I like nothing more than the challenge of making an automotive part look like an art object. To reveal the intrinsic beauty in the little connector that connects three tubes. It’s not important what it does – well, it is to my clients. I think the beauty is too. Happy New Year!
There are details of every day life that must escape our attention. Who wants their head to explode? Plumbing is one of those things, it just works, hopefully. Let alone plumbing parts photography. I had the opportunity to work with a talented designer on a recent shoot. Shaping hoses to make pleasing contours. Controlling reflections to illustrate the part. Loads of fun. Really! Let me know what you think.
At the end of a shoot, after cleaning up the studio, the post production begins. This can vary between simply adjusting exposure, color, and contrast, all the way to extensive retouching, compositing and digital imaging. I have had clients ask for raw files, (sometimes called digital negatives) and that always makes me uneasy. It’s not that I think no one can process them as well as I can. I am certain many people can do better; I am afraid that they will not. I am judged by the outcome, and I have come to enjoy the control that being involved in the post production affords me.
Rare is the photograph that cannot be improved in post production. Even while shooting in the controlled environment of a studio there are usually things that can be done to improve it. I should say that if I come across an image that is six months old I can usually find things that I would like to change!
After carefully capturing the best image possible, the next step is to process the raw files. I use Capture One for both capture and processing. I recently upgraded to version 6. I am now able to do many more of the things that were once done in Photoshop, while processing. The advantage is that these edits are non-destructive. That means the clients (or me) can change their mind and I can go back and make changes. In addition when these edits are done while converting from the high bit format of raw files to the standard 8 bit format, a higher quality is maintained. I generally start with the exposure, because the color and contrast are dependent on the exposure. Color balance comes next, most often starting by sampling a gray card included in one of the captures. Then I further adjust the color to suit the shot. Finally I adjust the contrast. I am not fond of the contrast slider in Capture One. I prefer the more granular control in levels or curves to get the look I am after. Finally, I make sure that the pre-sharpening is correct. Ever since I read an amazing book by Bruce Fraser called, Real World Image Sharpening, I use a two-step process for sharpening. The first step is the pre-sharpening. I used to do this in Photoshop, I am now able to do this during processing in Capture One. The second step is output sharpening. For this I use NIK Sharpener. It sharpens an image differently depending on output device and size. Output sharpening is always the final step, performed after all the retouching or imaging.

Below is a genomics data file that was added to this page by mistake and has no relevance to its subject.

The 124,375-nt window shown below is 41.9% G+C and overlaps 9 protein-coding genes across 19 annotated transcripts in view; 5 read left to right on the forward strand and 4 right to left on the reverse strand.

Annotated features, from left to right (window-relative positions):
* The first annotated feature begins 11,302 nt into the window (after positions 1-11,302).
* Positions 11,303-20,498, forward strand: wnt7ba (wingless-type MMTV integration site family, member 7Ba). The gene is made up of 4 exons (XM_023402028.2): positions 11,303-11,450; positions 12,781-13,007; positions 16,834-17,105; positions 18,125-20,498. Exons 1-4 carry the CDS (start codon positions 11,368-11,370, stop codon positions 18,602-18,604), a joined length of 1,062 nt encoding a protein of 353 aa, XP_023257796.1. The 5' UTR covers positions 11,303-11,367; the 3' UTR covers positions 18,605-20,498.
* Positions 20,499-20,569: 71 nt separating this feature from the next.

Done well, post production can make a great image greater, or an average image acceptable. Done badly, well, it’s just sad. All of the pieces need to be in place, pre-production, planning and preparing for the shoot, production, the shoot, and the post production. Surrounding all of this of course is the concept, and execution of the piece the photograph is in. Without an idea to communicate, and excellent design…
- Social Media: Are you a member of LinkedIn or Facebook, Google+, Twitter or any number of online groups? You’ll want to present yourself as a confident and capable professional. This is the impression a professional portrait can deliver.
- Business Cards: Many corporate business cards feature headshots. Your driver’s license photo would do, but is that how you want to present yourself to clients and colleagues?
- Press Releases: Executive portraits are often included with press releases. You’ve won an account or a promotion. You need to look your best, and only a portrait by a professional photographer will do.